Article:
I'm really enjoying reading your posts and learning more about the way society operated in Eastern NC. I read in Paul Heinegg's book that slaves were not permitted to legally marry, but were allowed to cohabitate. Based on upon this premise, I believed that if I found marriage licenses for my family members prior to emancipation, and they were listed in the Federal census, these were indeed free people of color.
I know in theory that the census is only supposed to count a person at their place of residence. However, as I reviewed census records for Beaufort County in 1850 for every person surnamed Keys, I found that apprenticed and/or bonded children were often counted at their family residences and at the residences where they worked. I also notice that both the parents may be called Mulatto, but the children may be called Black; I have come to disregard this information to a degree, because it was probably a function of appearance (complexion, hair color/texture, facial features) and perception (my 2GGpa was categorized differently many times over his 100+ year lifespan) versus strict application of the 3/4, 1/2, 1/4, 1/8 rules used in other slave states. My 2GGpa was very fair in complexion with straight hair, according to his family and my grandmother who married into the family.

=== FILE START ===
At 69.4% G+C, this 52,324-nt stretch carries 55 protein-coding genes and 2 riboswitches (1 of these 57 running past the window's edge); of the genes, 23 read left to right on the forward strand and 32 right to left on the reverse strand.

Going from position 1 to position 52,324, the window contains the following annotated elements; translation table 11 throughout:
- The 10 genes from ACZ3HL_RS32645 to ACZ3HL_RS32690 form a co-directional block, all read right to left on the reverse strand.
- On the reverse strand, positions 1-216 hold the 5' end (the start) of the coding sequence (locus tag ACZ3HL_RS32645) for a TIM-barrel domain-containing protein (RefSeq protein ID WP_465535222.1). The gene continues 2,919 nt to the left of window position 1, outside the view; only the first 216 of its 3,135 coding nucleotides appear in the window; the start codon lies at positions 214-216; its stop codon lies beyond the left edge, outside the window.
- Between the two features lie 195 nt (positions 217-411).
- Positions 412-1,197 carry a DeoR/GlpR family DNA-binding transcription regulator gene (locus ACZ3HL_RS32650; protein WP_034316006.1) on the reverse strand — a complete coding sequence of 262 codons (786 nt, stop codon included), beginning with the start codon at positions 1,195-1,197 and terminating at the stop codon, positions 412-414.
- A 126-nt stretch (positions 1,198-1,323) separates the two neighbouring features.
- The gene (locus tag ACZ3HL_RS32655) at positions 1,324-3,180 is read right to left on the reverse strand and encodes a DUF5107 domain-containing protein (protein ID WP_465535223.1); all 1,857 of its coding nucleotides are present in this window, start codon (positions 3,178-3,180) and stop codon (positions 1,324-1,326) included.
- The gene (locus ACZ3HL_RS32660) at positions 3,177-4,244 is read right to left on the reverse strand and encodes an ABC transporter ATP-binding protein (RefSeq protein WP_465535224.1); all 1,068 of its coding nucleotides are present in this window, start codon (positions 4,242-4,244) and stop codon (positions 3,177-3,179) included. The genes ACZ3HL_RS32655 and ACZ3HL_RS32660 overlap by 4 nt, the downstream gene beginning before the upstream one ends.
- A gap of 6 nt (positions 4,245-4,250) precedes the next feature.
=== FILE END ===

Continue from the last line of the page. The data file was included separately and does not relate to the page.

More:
I will keep plugging away online, but I may not be able to get to the court documents you recommend until I visit NC next spring or summer. I am working on determining whether Washington Keys was my 2GGpa's brother and trying to definitively rule out the Mulatto Rhoda Pierce.